The Great Prognosticator

My mother considers herself to be psychic. Almost always, however, Mom’s apocalyptic predictions rely on after-the-fact hindsight, her post-event revelations prefaced by some past tense variation of, “I knew it,” or, “I had a feeling!”

Her fearful restless mind spews out undefined (something’s going to happen) premonitions so frequently that she’s bound to be right every once in a while, and so she was in long ago 1958 Guatemala, when she spent most of one day carping at my father to stay home from an unscheduled evening at work because, “It’s your birthday, Pete.”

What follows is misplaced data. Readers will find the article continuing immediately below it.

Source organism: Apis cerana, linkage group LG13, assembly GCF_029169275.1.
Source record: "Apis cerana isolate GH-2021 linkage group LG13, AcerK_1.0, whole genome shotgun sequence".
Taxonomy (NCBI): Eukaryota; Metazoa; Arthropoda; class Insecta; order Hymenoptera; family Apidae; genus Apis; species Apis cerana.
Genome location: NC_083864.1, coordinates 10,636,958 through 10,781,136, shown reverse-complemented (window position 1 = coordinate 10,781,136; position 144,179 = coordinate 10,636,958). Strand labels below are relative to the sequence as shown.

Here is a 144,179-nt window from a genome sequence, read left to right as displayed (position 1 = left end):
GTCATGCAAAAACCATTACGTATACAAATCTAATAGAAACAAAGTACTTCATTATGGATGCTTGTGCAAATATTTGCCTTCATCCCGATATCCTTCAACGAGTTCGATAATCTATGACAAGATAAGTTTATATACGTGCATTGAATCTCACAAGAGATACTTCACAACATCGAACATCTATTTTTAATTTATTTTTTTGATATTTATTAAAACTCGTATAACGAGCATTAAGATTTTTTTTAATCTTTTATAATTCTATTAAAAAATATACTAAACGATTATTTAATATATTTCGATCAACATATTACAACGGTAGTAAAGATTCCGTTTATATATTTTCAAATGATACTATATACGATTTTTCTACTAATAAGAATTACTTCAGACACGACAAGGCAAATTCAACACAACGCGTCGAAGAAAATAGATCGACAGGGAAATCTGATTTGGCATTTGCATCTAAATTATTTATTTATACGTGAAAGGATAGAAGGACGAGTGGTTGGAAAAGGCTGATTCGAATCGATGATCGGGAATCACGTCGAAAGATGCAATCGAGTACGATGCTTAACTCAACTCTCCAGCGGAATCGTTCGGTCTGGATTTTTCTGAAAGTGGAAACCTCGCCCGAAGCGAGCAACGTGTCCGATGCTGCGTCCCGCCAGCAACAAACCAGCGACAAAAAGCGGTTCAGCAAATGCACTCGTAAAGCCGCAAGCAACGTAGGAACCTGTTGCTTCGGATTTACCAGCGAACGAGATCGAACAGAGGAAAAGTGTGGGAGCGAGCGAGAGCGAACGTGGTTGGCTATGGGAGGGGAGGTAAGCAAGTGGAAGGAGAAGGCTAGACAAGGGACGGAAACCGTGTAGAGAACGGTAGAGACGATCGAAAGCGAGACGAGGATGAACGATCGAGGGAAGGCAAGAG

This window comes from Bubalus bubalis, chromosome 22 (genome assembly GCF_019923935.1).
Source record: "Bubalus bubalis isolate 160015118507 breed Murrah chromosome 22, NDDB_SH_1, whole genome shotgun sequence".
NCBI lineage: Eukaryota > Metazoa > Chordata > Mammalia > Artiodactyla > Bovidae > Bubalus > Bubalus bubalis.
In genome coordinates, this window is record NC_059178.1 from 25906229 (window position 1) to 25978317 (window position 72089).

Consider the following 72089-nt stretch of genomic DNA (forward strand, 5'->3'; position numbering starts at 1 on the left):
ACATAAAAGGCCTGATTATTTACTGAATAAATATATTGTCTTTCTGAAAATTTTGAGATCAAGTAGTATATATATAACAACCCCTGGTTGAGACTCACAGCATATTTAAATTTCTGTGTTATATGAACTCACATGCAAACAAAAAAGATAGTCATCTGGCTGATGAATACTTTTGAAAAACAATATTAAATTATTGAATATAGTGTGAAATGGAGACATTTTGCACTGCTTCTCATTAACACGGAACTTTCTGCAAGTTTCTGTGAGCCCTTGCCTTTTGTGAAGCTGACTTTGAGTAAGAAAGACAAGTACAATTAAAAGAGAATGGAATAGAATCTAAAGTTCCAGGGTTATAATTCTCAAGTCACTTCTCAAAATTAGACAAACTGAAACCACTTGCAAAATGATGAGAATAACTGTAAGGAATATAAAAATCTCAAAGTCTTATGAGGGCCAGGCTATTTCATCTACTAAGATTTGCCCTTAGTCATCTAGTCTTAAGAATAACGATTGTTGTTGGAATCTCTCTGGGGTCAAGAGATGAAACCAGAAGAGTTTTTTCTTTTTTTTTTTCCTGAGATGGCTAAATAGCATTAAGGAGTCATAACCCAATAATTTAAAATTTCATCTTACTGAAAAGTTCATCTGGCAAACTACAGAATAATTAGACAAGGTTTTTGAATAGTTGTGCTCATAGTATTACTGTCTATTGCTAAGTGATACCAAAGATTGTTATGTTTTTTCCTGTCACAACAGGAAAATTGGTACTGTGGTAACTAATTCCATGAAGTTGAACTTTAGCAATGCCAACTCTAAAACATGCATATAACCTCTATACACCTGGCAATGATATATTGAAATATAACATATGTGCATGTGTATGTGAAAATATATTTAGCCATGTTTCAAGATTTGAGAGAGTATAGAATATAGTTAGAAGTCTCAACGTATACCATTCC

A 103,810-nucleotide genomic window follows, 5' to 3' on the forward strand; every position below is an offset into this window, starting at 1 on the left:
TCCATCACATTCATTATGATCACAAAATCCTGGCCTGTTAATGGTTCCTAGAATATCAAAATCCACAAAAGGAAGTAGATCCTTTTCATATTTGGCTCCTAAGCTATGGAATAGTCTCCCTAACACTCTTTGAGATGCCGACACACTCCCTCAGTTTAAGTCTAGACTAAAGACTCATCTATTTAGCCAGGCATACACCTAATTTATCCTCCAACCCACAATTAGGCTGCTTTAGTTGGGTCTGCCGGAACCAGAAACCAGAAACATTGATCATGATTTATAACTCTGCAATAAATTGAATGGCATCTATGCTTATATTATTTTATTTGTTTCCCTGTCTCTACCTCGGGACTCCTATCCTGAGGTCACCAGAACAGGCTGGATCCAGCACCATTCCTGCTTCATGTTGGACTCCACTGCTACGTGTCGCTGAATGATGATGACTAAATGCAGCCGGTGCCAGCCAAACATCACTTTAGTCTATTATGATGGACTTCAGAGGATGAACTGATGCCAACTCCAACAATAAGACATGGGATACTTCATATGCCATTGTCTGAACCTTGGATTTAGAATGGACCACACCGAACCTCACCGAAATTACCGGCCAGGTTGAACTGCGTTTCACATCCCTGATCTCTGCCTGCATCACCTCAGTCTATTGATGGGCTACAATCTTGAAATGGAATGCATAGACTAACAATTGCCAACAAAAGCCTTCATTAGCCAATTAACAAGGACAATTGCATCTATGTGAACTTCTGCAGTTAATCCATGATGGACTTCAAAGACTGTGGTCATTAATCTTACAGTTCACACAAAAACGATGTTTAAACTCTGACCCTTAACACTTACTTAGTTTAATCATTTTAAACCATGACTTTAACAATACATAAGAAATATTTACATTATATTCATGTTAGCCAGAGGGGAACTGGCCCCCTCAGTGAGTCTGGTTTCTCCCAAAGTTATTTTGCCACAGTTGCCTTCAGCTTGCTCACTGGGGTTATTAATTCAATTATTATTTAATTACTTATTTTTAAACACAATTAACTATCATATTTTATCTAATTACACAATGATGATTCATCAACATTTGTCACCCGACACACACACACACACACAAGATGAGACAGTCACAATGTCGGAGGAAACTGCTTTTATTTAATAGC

Dad had been badgered in this way often enough that he should have been able to resist Mom, but it was a restless time in Guatemalan history and maybe suffering from his own vague sense of unease, my father allowed my mother’s persistent nagging to suppress his sense of duty.

Dad stayed home with Mom for a rare evening alone. They had settled down to their martinis and Glenn Miller when the phone rang to announce that Dad’s office at the American Embassy had been bombed, blowing out the windows and scattering to the heavens smithereens of desk and documents. Thankfully, Dad’s body parts were safe in the living room with my surprisingly unruffled Mom, who turned to him and said, “I’m psychic, you know.”